Editor's note: Here to answer your questions is senior managing editor, former SENY editor, and frequent author of our NYC restaurant reviews Carey Jones. We'll take a few of your questions each week and give you the New York restaurant advice you're looking for. Email email@example.com with the subject line Ask the Critic to submit your question!
Happy Tuesday! This week on Ask the Critic: Dinner near Barclays Center and throwing a British bash.
Eating Before A Nets Game
What's a great restaurant to go to before a Nets game? I love food and all kinds and types....what are your suggestions for places in Brooklyn?
You might not know it from the traffic-clogged, many-laned intersection on which it stands, but Barclays Center is at the intersection of fantastic eating neighborhoods—Park Slope, Boerum Hill, Propsect Heights, Fort Greene, and Downtown Brooklyn—all rich with restaurants and bars.
If you're willing to take a 10-minute stroll down Flatbush—and willing to get there early, as the crowds can be thick—the hottest thing going right now is the newly-reopened Franny's, now down at Flatbush and Sterling, with neo-Neapolitan pies and excellent pastas, vegetables, and other Italian-influenced fare.
For a quick bite, there's Bark—you can't lose with anything on the menu at this everything-homemade hot dog boutique. (And with vegetable specials and great, don't-taste-like-fake-meat veggie dogs and burgers, all sorts of eaters can be happy here.) Or Miriam—I love this Israeli restaurant any time of day, but their happy hour—two-for-one drinks and meze at the bar, meaning you can get 4 dishes for $8, is unreal.
Walk over to Vanderbilt Avenue for 606 R&D, with a thoughtful, concise menu in a charmingly cozy restaurant. Or The Vanderbilt, with carefully crafted cocktails and an across-the-board tasty menu, whether you're getting the sriracha brussels sprouts or a full sausage plate. Awesome weekend brunch. too.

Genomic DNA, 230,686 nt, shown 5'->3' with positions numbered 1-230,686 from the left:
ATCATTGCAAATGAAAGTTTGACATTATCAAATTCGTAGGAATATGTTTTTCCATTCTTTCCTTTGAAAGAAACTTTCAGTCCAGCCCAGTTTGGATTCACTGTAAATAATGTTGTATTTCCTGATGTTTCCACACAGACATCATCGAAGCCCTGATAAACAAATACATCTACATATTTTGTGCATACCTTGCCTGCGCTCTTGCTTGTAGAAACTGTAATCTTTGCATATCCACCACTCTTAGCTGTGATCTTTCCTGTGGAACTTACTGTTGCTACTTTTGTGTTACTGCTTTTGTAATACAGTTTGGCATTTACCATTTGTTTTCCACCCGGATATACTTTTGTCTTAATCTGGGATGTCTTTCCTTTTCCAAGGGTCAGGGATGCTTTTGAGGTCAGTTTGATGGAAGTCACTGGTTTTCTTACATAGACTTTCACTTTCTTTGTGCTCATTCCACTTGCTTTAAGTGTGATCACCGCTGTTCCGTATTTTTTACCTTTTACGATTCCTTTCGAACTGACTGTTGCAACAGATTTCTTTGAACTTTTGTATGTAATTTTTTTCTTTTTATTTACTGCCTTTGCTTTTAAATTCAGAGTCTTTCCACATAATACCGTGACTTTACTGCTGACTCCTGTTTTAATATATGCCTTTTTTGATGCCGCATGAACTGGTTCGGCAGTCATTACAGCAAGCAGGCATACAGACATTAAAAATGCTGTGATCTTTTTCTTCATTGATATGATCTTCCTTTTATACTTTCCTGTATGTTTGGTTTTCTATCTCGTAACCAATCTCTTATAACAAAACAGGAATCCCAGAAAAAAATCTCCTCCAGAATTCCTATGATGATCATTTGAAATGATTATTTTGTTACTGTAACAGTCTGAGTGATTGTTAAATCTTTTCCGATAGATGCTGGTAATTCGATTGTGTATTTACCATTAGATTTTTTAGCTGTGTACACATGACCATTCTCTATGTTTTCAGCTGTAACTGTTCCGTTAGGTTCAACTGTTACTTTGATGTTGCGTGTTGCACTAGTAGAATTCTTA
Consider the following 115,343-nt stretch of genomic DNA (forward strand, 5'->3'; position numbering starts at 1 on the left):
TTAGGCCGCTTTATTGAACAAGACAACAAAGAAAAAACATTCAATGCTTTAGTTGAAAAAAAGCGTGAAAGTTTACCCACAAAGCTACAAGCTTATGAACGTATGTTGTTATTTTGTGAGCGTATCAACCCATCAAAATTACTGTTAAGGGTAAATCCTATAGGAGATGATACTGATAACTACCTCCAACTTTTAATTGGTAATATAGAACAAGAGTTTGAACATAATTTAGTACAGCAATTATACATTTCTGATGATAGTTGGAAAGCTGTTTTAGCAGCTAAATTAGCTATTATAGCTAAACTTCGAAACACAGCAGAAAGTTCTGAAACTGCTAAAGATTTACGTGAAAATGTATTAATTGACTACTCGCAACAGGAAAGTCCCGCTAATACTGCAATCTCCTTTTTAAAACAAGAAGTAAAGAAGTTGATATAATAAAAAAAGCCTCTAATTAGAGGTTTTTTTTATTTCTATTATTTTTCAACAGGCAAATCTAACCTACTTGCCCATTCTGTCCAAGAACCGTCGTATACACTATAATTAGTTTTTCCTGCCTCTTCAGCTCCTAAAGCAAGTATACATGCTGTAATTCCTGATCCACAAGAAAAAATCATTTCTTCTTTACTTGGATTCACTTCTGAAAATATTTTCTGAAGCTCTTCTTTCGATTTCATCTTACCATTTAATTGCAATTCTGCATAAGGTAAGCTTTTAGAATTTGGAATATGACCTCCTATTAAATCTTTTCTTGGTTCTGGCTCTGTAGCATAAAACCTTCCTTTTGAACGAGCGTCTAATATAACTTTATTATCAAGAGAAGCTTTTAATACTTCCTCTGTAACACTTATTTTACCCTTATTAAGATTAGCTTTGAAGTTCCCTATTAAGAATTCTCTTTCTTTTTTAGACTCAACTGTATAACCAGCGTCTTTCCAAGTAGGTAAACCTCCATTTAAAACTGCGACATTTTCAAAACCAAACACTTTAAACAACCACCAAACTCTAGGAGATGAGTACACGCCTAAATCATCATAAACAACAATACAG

I am a longtime reader of Serious Eats, first time question asker. I volunteered to help set up a NY alumni dinner as part of the 700th anniversary of the founding of Exeter College at Oxford. To that end, I'm looking for a particularly British restaurant (ideally in/near Midtown) where we could host such an event. Something along the lines of The Spotted Pig, perhaps, but farther uptown.
Luckily, there is something of a Spotted Pig, farther uptown: The Breslin, also from chef April Bloomfield and restaurateur Ken Friedman. It's got the energy, spirit, and affinity for pig parts of the Spotted Pig, but in a larger, more restaurant-like setting, not quite the downtown gastropub's (lovably) cramped quarters. There are Scotch eggs and a beef and Stilton pie; Old Speckled Hen and cocktails with Pimms; fries are called crisps, dessert is called pudding. It's simply an excellent restaurant—everyone's sure to eat and drink well. Plenty of "British" spots in America can seem like overpriced fish-and-chip theme parks, but not The Breslin at all.
Two other thoughts, if you're willing to venture a bit further. Uptown: Jones Wood Foundry, for bangers and mash and sticky toffee pudding. Or in the West Village, but easily accessible by subway from anywhere in Midtown: Whitehall, with a Tube-station-meets-downtown-restaurant aesthetic, a formidable gin list, and a menu with distinctly British touches. (Their sister spot around the corner is called Highlands, but we're guessing a Scottish spot is the last thing you want!)
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